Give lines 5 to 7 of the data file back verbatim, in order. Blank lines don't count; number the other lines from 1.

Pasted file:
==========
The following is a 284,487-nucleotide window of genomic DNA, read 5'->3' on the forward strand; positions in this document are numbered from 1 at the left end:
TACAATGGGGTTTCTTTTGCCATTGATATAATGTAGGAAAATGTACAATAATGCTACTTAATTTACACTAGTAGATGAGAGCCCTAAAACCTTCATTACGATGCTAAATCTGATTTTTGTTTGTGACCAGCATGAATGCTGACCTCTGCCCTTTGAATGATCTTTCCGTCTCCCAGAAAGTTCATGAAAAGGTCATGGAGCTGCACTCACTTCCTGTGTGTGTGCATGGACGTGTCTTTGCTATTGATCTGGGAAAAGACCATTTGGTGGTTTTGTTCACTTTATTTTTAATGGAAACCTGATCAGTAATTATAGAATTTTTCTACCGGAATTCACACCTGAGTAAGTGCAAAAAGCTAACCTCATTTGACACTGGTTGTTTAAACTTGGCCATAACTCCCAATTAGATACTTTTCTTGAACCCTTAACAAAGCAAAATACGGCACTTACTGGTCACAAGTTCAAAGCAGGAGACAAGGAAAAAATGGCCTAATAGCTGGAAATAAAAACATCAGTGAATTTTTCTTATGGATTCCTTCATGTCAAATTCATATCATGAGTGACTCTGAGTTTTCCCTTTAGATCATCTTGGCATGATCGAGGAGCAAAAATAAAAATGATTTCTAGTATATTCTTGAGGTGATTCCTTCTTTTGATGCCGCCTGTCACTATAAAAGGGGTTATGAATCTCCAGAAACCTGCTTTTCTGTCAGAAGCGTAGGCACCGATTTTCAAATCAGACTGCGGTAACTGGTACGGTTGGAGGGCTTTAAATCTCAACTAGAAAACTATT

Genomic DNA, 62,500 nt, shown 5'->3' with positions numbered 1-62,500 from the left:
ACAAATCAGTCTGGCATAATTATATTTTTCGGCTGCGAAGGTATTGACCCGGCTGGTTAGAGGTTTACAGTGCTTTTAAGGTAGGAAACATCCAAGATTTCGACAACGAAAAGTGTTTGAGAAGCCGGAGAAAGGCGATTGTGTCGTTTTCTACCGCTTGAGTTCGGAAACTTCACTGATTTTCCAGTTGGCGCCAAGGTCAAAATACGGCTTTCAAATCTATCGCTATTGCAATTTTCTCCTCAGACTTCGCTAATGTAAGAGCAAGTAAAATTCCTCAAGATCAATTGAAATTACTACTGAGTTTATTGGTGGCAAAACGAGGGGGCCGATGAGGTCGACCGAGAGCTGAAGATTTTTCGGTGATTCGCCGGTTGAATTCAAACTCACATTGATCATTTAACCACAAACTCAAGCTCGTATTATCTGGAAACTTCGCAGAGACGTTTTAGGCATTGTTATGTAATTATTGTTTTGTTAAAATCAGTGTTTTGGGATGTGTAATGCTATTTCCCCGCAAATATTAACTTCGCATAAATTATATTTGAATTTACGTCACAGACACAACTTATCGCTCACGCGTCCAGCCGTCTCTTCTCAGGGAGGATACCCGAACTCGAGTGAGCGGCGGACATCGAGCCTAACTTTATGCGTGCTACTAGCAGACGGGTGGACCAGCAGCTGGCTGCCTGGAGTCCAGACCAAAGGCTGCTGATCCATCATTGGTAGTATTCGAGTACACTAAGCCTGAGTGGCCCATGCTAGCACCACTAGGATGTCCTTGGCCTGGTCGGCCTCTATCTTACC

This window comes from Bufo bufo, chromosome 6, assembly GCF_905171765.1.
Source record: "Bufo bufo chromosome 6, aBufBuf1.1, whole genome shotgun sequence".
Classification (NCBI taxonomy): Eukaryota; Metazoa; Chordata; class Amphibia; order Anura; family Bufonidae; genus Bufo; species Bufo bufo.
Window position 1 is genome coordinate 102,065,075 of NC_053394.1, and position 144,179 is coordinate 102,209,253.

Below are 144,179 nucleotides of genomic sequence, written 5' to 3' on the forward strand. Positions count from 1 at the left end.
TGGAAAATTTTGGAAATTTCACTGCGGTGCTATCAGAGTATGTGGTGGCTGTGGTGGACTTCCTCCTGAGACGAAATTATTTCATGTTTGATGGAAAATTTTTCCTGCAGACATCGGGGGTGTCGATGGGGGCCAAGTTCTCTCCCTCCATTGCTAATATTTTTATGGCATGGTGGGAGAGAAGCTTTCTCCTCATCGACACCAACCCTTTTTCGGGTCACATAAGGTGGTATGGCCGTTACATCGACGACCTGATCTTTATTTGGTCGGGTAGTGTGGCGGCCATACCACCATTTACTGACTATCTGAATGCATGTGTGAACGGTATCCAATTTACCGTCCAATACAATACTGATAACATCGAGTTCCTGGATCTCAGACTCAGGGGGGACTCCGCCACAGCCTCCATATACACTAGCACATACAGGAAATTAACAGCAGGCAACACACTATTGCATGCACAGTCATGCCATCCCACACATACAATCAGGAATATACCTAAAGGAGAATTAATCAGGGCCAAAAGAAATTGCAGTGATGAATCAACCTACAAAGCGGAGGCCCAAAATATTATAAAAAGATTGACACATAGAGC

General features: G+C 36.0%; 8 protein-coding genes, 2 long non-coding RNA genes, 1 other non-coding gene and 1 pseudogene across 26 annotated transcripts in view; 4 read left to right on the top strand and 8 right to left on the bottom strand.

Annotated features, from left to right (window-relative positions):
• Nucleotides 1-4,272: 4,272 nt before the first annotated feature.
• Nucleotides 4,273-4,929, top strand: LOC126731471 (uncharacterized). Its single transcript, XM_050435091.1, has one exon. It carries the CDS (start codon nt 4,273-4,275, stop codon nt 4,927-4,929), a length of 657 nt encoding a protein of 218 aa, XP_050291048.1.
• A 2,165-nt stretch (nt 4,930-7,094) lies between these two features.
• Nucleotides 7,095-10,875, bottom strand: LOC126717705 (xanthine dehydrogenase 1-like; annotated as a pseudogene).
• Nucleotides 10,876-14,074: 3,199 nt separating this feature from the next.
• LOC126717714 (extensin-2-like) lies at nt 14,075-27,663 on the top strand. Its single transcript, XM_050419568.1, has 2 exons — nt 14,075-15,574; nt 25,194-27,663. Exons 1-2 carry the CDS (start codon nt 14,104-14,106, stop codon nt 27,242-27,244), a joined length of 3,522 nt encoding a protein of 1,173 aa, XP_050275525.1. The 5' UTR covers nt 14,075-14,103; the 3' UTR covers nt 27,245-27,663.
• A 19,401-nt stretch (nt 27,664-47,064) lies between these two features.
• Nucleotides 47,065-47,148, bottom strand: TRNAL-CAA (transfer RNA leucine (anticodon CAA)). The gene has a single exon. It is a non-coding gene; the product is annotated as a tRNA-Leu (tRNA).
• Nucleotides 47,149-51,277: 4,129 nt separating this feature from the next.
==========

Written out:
This window comes from Bufo bufo, chromosome 6, assembly GCF_905171765.1.
Source record: "Bufo bufo chromosome 6, aBufBuf1.1, whole genome shotgun sequence".
Classification (NCBI taxonomy): Eukaryota; Metazoa; Chordata; class Amphibia; order Anura; family Bufonidae; genus Bufo; species Bufo bufo.